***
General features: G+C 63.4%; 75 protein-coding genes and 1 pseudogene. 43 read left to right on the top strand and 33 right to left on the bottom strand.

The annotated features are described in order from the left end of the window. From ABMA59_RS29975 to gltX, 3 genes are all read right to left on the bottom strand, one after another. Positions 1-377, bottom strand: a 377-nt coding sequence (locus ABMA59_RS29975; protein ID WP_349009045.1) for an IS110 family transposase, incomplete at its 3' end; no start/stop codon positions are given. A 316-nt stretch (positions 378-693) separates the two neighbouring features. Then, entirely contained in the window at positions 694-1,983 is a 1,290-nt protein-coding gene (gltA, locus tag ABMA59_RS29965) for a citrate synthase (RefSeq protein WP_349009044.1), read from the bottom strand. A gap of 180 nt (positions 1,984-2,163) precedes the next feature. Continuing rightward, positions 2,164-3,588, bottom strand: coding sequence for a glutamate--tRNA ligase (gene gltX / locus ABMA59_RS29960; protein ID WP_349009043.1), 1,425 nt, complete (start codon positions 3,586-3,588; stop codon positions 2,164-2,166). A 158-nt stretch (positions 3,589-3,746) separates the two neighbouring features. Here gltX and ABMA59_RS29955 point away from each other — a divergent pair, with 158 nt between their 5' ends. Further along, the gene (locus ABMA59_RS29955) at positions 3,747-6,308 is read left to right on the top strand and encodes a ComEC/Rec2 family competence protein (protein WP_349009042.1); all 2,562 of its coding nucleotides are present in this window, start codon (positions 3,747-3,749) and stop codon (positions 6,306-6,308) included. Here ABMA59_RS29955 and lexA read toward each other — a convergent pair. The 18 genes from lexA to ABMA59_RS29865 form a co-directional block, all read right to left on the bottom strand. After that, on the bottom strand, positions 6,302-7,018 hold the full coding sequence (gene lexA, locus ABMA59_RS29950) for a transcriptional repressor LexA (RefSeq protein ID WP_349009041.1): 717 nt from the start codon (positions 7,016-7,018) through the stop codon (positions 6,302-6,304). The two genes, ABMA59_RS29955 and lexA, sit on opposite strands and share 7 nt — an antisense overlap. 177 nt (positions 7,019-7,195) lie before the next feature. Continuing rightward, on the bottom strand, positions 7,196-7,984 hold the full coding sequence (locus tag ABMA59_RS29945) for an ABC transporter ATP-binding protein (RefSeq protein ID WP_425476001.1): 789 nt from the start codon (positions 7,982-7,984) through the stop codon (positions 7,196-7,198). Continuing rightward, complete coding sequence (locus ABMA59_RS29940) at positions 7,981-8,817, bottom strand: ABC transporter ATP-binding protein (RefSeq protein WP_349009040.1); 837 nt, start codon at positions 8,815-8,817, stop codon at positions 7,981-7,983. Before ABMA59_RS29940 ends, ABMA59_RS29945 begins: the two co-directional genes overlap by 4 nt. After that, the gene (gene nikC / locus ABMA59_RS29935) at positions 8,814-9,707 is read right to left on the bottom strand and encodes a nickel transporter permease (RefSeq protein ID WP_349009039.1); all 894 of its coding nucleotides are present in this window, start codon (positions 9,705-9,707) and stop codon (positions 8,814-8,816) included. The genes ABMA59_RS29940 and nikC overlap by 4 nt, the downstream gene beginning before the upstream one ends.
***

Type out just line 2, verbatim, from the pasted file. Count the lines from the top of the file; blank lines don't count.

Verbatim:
The annotated features are described in order from the left end of the window. From ABMA59_RS29975 to gltX, 3 genes are all read right to left on the bottom strand, one after another. Positions 1-377, bottom strand: a 377-nt coding sequence (locus ABMA59_RS29975; protein ID WP_349009045.1) for an IS110 family transposase, incomplete at its 3' end; no start/stop codon positions are given. A 316-nt stretch (positions 378-693) separates the two neighbouring features. Then, entirely contained in the window at positions 694-1,983 is a 1,290-nt protein-coding gene (gltA, locus tag ABMA59_RS29965) for a citrate synthase (RefSeq protein WP_349009044.1), read from the bottom strand. A gap of 180 nt (positions 1,984-2,163) precedes the next feature. Continuing rightward, positions 2,164-3,588, bottom strand: coding sequence for a glutamate--tRNA ligase (gene gltX / locus ABMA59_RS29960; protein ID WP_349009043.1), 1,425 nt, complete (start codon positions 3,586-3,588; stop codon positions 2,164-2,166). A 158-nt stretch (positions 3,589-3,746) separates the two neighbouring features. Here gltX and ABMA59_RS29955 point away from each other — a divergent pair, with 158 nt between their 5' ends. Further along, the gene (locus ABMA59_RS29955) at positions 3,747-6,308 is read left to right on the top strand and encodes a ComEC/Rec2 family competence protein (protein WP_349009042.1); all 2,562 of its coding nucleotides are present in this window, start codon (positions 3,747-3,749) and stop codon (positions 6,306-6,308) included. Here ABMA59_RS29955 and lexA read toward each other — a convergent pair. The 18 genes from lexA to ABMA59_RS29865 form a co-directional block, all read right to left on the bottom strand. After that, on the bottom strand, positions 6,302-7,018 hold the full coding sequence (gene lexA, locus ABMA59_RS29950) for a transcriptional repressor LexA (RefSeq protein ID WP_349009041.1): 717 nt from the start codon (positions 7,016-7,018) through the stop codon (positions 6,302-6,304). The two genes, ABMA59_RS29955 and lexA, sit on opposite strands and share 7 nt — an antisense overlap. 177 nt (positions 7,019-7,195) lie before the next feature. Continuing rightward, on the bottom strand, positions 7,196-7,984 hold the full coding sequence (locus tag ABMA59_RS29945) for an ABC transporter ATP-binding protein (RefSeq protein ID WP_425476001.1): 789 nt from the start codon (positions 7,982-7,984) through the stop codon (positions 7,196-7,198). Continuing rightward, complete coding sequence (locus ABMA59_RS29940) at positions 7,981-8,817, bottom strand: ABC transporter ATP-binding protein (RefSeq protein WP_349009040.1); 837 nt, start codon at positions 8,815-8,817, stop codon at positions 7,981-7,983. Before ABMA59_RS29940 ends, ABMA59_RS29945 begins: the two co-directional genes overlap by 4 nt. After that, the gene (gene nikC / locus ABMA59_RS29935) at positions 8,814-9,707 is read right to left on the bottom strand and encodes a nickel transporter permease (RefSeq protein ID WP_349009039.1); all 894 of its coding nucleotides are present in this window, start codon (positions 9,705-9,707) and stop codon (positions 8,814-8,816) included. The genes ABMA59_RS29940 and nikC overlap by 4 nt, the downstream gene beginning before the upstream one ends.